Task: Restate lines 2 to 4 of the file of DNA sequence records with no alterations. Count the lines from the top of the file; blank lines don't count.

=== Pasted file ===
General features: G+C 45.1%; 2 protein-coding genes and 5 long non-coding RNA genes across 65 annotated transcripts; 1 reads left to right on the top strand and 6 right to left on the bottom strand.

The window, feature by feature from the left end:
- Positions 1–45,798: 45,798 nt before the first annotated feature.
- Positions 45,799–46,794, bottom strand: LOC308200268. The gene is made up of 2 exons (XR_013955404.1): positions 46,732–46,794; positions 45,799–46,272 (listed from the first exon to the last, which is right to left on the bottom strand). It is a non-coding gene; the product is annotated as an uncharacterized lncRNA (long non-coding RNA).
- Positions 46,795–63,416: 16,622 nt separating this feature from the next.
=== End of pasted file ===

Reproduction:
The window, feature by feature from the left end:
- Positions 1–45,798: 45,798 nt before the first annotated feature.
- Positions 45,799–46,794, bottom strand: LOC308200268. The gene is made up of 2 exons (XR_013955404.1): positions 46,732–46,794; positions 45,799–46,272 (listed from the first exon to the last, which is right to left on the bottom strand). It is a non-coding gene; the product is annotated as an uncharacterized lncRNA (long non-coding RNA).